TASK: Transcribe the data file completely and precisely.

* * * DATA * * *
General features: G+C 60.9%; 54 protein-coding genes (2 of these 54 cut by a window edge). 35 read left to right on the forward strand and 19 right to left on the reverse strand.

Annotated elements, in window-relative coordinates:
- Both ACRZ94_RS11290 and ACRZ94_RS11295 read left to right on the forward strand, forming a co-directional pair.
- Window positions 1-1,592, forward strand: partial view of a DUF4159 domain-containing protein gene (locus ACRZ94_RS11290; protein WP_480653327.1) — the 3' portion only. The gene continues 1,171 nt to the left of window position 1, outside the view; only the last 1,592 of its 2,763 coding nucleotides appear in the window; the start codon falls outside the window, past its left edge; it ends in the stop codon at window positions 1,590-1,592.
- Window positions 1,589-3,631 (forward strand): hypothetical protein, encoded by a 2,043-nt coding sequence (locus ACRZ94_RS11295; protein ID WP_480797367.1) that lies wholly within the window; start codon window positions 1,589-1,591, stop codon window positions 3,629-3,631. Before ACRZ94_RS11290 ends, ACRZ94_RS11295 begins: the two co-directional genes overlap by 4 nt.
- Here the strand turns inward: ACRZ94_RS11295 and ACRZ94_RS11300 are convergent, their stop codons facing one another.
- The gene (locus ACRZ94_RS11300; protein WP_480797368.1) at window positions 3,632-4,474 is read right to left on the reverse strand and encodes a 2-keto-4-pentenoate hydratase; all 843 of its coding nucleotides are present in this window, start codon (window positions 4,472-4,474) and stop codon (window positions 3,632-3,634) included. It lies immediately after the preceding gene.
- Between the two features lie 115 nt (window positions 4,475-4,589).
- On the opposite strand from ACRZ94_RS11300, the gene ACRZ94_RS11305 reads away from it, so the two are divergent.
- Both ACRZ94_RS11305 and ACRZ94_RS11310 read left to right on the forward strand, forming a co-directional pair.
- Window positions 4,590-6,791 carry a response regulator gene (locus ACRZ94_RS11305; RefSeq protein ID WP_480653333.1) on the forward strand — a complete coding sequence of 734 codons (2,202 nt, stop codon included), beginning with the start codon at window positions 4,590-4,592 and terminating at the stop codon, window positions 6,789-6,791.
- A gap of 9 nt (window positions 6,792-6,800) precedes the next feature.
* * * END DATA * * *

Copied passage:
General features: G+C 60.9%; 54 protein-coding genes (2 of these 54 cut by a window edge). 35 read left to right on the forward strand and 19 right to left on the reverse strand.

Annotated elements, in window-relative coordinates:
- Both ACRZ94_RS11290 and ACRZ94_RS11295 read left to right on the forward strand, forming a co-directional pair.
- Window positions 1-1,592, forward strand: partial view of a DUF4159 domain-containing protein gene (locus ACRZ94_RS11290; protein WP_480653327.1) — the 3' portion only. The gene continues 1,171 nt to the left of window position 1, outside the view; only the last 1,592 of its 2,763 coding nucleotides appear in the window; the start codon falls outside the window, past its left edge; it ends in the stop codon at window positions 1,590-1,592.
- Window positions 1,589-3,631 (forward strand): hypothetical protein, encoded by a 2,043-nt coding sequence (locus ACRZ94_RS11295; protein ID WP_480797367.1) that lies wholly within the window; start codon window positions 1,589-1,591, stop codon window positions 3,629-3,631. Before ACRZ94_RS11290 ends, ACRZ94_RS11295 begins: the two co-directional genes overlap by 4 nt.
- Here the strand turns inward: ACRZ94_RS11295 and ACRZ94_RS11300 are convergent, their stop codons facing one another.
- The gene (locus ACRZ94_RS11300; protein WP_480797368.1) at window positions 3,632-4,474 is read right to left on the reverse strand and encodes a 2-keto-4-pentenoate hydratase; all 843 of its coding nucleotides are present in this window, start codon (window positions 4,472-4,474) and stop codon (window positions 3,632-3,634) included. It lies immediately after the preceding gene.
- Between the two features lie 115 nt (window positions 4,475-4,589).
- On the opposite strand from ACRZ94_RS11300, the gene ACRZ94_RS11305 reads away from it, so the two are divergent.
- Both ACRZ94_RS11305 and ACRZ94_RS11310 read left to right on the forward strand, forming a co-directional pair.
- Window positions 4,590-6,791 carry a response regulator gene (locus ACRZ94_RS11305; RefSeq protein ID WP_480653333.1) on the forward strand — a complete coding sequence of 734 codons (2,202 nt, stop codon included), beginning with the start codon at window positions 4,590-4,592 and terminating at the stop codon, window positions 6,789-6,791.
- A gap of 9 nt (window positions 6,792-6,800) precedes the next feature.